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Though it’s down from its late-2016 peak, Pokemon Go continues to get lots of active use. It’s not as large in the collective consciousness through news headlines, but a sizable core base of users continues to engage, driven partly by updates and new generation releases.

Its new feature that will track and gamify players’ steps in the background should also add new dimensions of play. Meanwhile, it appears that after a 2017 lull, lots of players have already re-engaged with the game. Niantic reports players walked 53 percent more in 2018 than in 2017.

Quantifying this activity in financial terms, Niantic also reports that the game has made $2 billion in revenue to date — 811 days. We expect engagement and revenues to grow as Niantic integrates new AR cloud functionality that it picked up through acquisitions of Escher Reality and Matrix Mill.

All of this functionality is baked into its Real World Platform, which is an important milestone in the AR ecosystem. It’s a toolset that will enable app developers to build experiences on top of the infrastructure that Niantic spent years building up the hard way. We call it AR as a service.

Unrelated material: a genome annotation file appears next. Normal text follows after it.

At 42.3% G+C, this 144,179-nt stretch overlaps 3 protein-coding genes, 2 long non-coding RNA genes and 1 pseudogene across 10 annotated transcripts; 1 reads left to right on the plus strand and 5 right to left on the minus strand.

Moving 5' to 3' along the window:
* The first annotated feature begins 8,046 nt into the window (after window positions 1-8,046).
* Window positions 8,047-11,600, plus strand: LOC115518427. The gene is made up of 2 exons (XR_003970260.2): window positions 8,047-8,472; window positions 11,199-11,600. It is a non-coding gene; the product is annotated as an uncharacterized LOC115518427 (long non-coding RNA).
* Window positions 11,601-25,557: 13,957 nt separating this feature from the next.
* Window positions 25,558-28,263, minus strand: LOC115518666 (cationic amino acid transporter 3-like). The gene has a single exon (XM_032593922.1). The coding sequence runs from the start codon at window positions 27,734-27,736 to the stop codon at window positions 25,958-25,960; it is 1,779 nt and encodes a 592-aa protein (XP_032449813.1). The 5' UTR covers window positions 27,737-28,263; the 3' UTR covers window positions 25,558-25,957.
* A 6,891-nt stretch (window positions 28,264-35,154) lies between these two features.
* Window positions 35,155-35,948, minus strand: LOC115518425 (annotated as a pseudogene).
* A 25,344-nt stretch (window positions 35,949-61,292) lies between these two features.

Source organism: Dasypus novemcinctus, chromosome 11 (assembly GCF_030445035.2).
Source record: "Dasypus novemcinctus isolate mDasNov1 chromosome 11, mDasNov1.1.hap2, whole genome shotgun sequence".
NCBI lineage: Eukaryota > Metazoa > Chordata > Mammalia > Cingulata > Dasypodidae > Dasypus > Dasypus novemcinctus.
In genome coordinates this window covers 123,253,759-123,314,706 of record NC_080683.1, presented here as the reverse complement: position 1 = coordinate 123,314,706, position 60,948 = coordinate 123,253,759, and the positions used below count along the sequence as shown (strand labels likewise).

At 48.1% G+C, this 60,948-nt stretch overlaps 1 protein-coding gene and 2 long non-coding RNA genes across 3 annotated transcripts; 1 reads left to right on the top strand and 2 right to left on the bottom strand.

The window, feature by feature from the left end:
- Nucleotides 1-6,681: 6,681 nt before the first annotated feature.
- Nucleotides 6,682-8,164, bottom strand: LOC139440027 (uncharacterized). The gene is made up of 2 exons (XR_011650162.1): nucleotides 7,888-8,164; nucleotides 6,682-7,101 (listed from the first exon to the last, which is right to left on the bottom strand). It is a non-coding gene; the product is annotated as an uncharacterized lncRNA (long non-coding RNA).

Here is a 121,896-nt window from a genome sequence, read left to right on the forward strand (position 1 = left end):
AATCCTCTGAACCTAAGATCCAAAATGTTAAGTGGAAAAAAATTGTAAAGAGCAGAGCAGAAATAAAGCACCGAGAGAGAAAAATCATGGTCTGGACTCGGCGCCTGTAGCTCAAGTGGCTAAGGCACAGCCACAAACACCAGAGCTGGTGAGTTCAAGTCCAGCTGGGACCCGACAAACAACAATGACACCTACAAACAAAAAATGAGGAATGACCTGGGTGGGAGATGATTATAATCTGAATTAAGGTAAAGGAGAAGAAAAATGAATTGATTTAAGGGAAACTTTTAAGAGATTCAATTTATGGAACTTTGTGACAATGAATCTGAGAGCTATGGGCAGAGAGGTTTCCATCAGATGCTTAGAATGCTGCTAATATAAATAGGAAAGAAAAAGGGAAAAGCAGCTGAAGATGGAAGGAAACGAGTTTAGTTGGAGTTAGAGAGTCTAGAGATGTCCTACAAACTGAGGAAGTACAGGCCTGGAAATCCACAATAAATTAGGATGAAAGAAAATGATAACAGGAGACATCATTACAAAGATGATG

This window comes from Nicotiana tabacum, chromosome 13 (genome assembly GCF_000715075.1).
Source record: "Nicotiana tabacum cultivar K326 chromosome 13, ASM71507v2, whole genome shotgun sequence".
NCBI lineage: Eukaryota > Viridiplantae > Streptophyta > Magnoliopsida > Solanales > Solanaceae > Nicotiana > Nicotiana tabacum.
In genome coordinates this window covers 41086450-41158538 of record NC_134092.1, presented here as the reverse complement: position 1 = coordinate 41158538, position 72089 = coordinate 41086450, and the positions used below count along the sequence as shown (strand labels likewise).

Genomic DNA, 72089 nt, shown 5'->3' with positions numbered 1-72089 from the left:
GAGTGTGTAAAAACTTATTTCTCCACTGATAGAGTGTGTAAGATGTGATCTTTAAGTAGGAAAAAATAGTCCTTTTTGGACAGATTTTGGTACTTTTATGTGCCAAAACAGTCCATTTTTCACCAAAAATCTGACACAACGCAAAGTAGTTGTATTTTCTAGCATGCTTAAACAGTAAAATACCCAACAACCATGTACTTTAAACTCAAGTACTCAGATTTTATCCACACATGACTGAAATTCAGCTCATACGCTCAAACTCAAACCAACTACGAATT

But as it builds that platform as a revenue center, the functionality can flow back into Niantic’s own titles like Pokemon Go and the forthcoming Harry Potter: Wizards Unite. The jury is still out on if the latter can see the same breakout success as the former, but the IP is strong (half the battle).

Besides providing an important service to jumpstart the mobile AR ecosystem, Niantic has done everyone a favor by validating the business model. Back to the $2 billion figure, it’s important to note that it’s all in-app purchases. This is invaluable market research for any emerging AR apps.

Simplified view: See report for full data set.
Simplified view: See report for full data set.

As we’ve calculated in our recent 2018 Fall forecast, consumer AR revenues will grow to $16.5 billion by 2022, which is mostly software until smart glasses arrive. And within that software revenue category, in-app purchases dominate. This is partly informed by Pokemon Go’s model.

Other support for IAP as a prevailing revenue model comes from our consumer AR survey data (above). There too, in-app purchases are validated as a payment method that consumers are comfortable with. It stands to reason that early/unproven technology has high price sensitivity.

This will be a moving target, but we’re already seeing early success factors in AR games. Though Pokemon Go’s gameplay is light on AR, that will change as Niantic continues to acquire, develop and integrate spatial computing into the Real World Platform. We’ll be watching closely.

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Disclosure: AR Insider has no financial stake in the companies mentioned in this post, nor received payment for its production. Disclosure and ethics policy can be seen here.

Header image credit: Niantic